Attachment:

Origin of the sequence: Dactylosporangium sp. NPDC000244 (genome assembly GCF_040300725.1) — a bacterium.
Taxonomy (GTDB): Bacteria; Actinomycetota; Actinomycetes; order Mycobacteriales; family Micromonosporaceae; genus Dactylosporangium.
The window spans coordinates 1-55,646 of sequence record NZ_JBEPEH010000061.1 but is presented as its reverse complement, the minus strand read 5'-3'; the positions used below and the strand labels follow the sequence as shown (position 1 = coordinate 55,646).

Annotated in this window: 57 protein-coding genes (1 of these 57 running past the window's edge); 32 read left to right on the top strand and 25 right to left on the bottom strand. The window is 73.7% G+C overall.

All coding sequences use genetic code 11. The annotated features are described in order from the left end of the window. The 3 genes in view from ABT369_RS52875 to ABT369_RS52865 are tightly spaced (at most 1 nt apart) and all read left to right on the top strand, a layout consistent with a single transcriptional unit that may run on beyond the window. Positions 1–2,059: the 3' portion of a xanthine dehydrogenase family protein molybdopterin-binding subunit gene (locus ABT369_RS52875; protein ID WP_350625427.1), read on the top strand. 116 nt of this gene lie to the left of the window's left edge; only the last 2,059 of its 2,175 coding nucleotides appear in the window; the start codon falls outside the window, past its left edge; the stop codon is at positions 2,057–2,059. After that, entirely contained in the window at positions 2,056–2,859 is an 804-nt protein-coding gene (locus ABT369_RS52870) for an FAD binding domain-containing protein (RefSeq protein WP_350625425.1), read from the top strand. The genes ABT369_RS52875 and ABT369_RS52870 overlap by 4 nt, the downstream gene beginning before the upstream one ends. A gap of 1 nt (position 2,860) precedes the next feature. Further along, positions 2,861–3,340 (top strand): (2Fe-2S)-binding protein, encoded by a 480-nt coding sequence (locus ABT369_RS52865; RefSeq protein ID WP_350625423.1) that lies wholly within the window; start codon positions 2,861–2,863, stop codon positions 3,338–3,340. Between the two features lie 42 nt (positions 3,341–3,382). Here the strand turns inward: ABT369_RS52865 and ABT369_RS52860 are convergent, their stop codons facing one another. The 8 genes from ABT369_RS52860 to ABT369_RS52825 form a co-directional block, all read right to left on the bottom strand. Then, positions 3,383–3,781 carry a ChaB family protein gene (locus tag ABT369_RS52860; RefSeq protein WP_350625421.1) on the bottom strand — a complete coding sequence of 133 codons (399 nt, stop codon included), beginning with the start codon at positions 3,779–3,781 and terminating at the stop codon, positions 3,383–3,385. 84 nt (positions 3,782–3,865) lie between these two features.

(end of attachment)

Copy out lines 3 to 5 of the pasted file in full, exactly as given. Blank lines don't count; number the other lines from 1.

The window spans coordinates 1-55,646 of sequence record NZ_JBEPEH010000061.1 but is presented as its reverse complement, the minus strand read 5'-3'; the positions used below and the strand labels follow the sequence as shown (position 1 = coordinate 55,646).

Annotated in this window: 57 protein-coding genes (1 of these 57 running past the window's edge); 32 read left to right on the top strand and 25 right to left on the bottom strand. The window is 73.7% G+C overall.

All coding sequences use genetic code 11. The annotated features are described in order from the left end of the window. The 3 genes in view from ABT369_RS52875 to ABT369_RS52865 are tightly spaced (at most 1 nt apart) and all read left to right on the top strand, a layout consistent with a single transcriptional unit that may run on beyond the window. Positions 1–2,059: the 3' portion of a xanthine dehydrogenase family protein molybdopterin-binding subunit gene (locus ABT369_RS52875; protein ID WP_350625427.1), read on the top strand. 116 nt of this gene lie to the left of the window's left edge; only the last 2,059 of its 2,175 coding nucleotides appear in the window; the start codon falls outside the window, past its left edge; the stop codon is at positions 2,057–2,059. After that, entirely contained in the window at positions 2,056–2,859 is an 804-nt protein-coding gene (locus ABT369_RS52870) for an FAD binding domain-containing protein (RefSeq protein WP_350625425.1), read from the top strand. The genes ABT369_RS52875 and ABT369_RS52870 overlap by 4 nt, the downstream gene beginning before the upstream one ends. A gap of 1 nt (position 2,860) precedes the next feature. Further along, positions 2,861–3,340 (top strand): (2Fe-2S)-binding protein, encoded by a 480-nt coding sequence (locus ABT369_RS52865; RefSeq protein ID WP_350625423.1) that lies wholly within the window; start codon positions 2,861–2,863, stop codon positions 3,338–3,340. Between the two features lie 42 nt (positions 3,341–3,382). Here the strand turns inward: ABT369_RS52865 and ABT369_RS52860 are convergent, their stop codons facing one another. The 8 genes from ABT369_RS52860 to ABT369_RS52825 form a co-directional block, all read right to left on the bottom strand. Then, positions 3,383–3,781 carry a ChaB family protein gene (locus tag ABT369_RS52860; RefSeq protein WP_350625421.1) on the bottom strand — a complete coding sequence of 133 codons (399 nt, stop codon included), beginning with the start codon at positions 3,779–3,781 and terminating at the stop codon, positions 3,383–3,385. 84 nt (positions 3,782–3,865) lie between these two features.